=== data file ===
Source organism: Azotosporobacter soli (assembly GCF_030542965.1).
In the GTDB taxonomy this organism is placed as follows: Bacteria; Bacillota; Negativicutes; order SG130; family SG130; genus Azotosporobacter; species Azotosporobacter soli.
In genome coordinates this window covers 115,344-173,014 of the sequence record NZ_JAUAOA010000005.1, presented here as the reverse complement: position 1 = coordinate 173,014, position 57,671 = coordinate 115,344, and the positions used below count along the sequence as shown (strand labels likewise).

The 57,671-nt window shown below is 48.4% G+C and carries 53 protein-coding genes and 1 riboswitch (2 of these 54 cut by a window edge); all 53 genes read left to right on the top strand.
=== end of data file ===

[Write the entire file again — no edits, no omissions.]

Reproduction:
Source organism: Azotosporobacter soli (assembly GCF_030542965.1).
In the GTDB taxonomy this organism is placed as follows: Bacteria; Bacillota; Negativicutes; order SG130; family SG130; genus Azotosporobacter; species Azotosporobacter soli.
In genome coordinates this window covers 115,344-173,014 of the sequence record NZ_JAUAOA010000005.1, presented here as the reverse complement: position 1 = coordinate 173,014, position 57,671 = coordinate 115,344, and the positions used below count along the sequence as shown (strand labels likewise).

The 57,671-nt window shown below is 48.4% G+C and carries 53 protein-coding genes and 1 riboswitch (2 of these 54 cut by a window edge); all 53 genes read left to right on the top strand.